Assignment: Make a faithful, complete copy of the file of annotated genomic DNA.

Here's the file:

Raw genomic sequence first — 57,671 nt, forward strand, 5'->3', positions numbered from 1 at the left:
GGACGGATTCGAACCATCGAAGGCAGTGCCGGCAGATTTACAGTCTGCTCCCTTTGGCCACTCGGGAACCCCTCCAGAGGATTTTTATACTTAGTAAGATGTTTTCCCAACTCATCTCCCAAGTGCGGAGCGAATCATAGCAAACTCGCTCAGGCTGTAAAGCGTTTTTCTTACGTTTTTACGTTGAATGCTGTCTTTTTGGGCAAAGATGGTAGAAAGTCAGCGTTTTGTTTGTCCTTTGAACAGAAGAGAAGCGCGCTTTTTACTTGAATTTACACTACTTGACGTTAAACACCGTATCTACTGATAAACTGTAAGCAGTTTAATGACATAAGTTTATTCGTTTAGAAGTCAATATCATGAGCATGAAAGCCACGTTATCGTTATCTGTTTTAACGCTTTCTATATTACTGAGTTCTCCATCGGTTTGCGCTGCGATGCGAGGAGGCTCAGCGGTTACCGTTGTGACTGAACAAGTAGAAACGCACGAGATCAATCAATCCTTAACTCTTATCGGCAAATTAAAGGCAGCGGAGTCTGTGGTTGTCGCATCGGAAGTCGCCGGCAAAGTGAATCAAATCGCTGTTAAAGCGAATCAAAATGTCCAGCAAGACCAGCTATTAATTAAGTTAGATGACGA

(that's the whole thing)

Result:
Raw genomic sequence first — 57,671 nt, forward strand, 5'->3', positions numbered from 1 at the left:
GGACGGATTCGAACCATCGAAGGCAGTGCCGGCAGATTTACAGTCTGCTCCCTTTGGCCACTCGGGAACCCCTCCAGAGGATTTTTATACTTAGTAAGATGTTTTCCCAACTCATCTCCCAAGTGCGGAGCGAATCATAGCAAACTCGCTCAGGCTGTAAAGCGTTTTTCTTACGTTTTTACGTTGAATGCTGTCTTTTTGGGCAAAGATGGTAGAAAGTCAGCGTTTTGTTTGTCCTTTGAACAGAAGAGAAGCGCGCTTTTTACTTGAATTTACACTACTTGACGTTAAACACCGTATCTACTGATAAACTGTAAGCAGTTTAATGACATAAGTTTATTCGTTTAGAAGTCAATATCATGAGCATGAAAGCCACGTTATCGTTATCTGTTTTAACGCTTTCTATATTACTGAGTTCTCCATCGGTTTGCGCTGCGATGCGAGGAGGCTCAGCGGTTACCGTTGTGACTGAACAAGTAGAAACGCACGAGATCAATCAATCCTTAACTCTTATCGGCAAATTAAAGGCAGCGGAGTCTGTGGTTGTCGCATCGGAAGTCGCCGGCAAAGTGAATCAAATCGCTGTTAAAGCGAATCAAAATGTCCAGCAAGACCAGCTATTAATTAAGTTAGATGACGA